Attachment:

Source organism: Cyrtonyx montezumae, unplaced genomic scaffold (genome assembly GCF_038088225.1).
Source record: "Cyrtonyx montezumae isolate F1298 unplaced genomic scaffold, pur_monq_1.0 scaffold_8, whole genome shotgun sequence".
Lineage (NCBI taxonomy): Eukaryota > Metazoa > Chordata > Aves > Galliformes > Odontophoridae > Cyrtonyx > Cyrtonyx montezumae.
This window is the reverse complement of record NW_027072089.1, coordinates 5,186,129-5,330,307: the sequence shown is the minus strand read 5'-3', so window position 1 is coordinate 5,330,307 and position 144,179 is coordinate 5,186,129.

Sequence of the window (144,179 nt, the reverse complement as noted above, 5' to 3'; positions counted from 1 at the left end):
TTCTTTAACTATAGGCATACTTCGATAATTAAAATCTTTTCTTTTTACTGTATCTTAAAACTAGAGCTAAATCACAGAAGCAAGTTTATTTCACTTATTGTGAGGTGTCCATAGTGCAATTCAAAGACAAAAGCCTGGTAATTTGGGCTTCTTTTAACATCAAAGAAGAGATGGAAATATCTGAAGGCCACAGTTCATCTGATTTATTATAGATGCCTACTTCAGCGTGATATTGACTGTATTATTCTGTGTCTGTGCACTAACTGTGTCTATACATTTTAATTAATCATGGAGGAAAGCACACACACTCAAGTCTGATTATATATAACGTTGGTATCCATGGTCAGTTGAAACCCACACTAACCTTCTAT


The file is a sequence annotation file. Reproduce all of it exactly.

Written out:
Source organism: Cyrtonyx montezumae, unplaced genomic scaffold (genome assembly GCF_038088225.1).
Source record: "Cyrtonyx montezumae isolate F1298 unplaced genomic scaffold, pur_monq_1.0 scaffold_8, whole genome shotgun sequence".
Lineage (NCBI taxonomy): Eukaryota > Metazoa > Chordata > Aves > Galliformes > Odontophoridae > Cyrtonyx > Cyrtonyx montezumae.
This window is the reverse complement of record NW_027072089.1, coordinates 5,186,129-5,330,307: the sequence shown is the minus strand read 5'-3', so window position 1 is coordinate 5,330,307 and position 144,179 is coordinate 5,186,129.

Sequence of the window (144,179 nt, the reverse complement as noted above, 5' to 3'; positions counted from 1 at the left end):
TTCTTTAACTATAGGCATACTTCGATAATTAAAATCTTTTCTTTTTACTGTATCTTAAAACTAGAGCTAAATCACAGAAGCAAGTTTATTTCACTTATTGTGAGGTGTCCATAGTGCAATTCAAAGACAAAAGCCTGGTAATTTGGGCTTCTTTTAACATCAAAGAAGAGATGGAAATATCTGAAGGCCACAGTTCATCTGATTTATTATAGATGCCTACTTCAGCGTGATATTGACTGTATTATTCTGTGTCTGTGCACTAACTGTGTCTATACATTTTAATTAATCATGGAGGAAAGCACACACACTCAAGTCTGATTATATATAACGTTGGTATCCATGGTCAGTTGAAACCCACACTAACCTTCTAT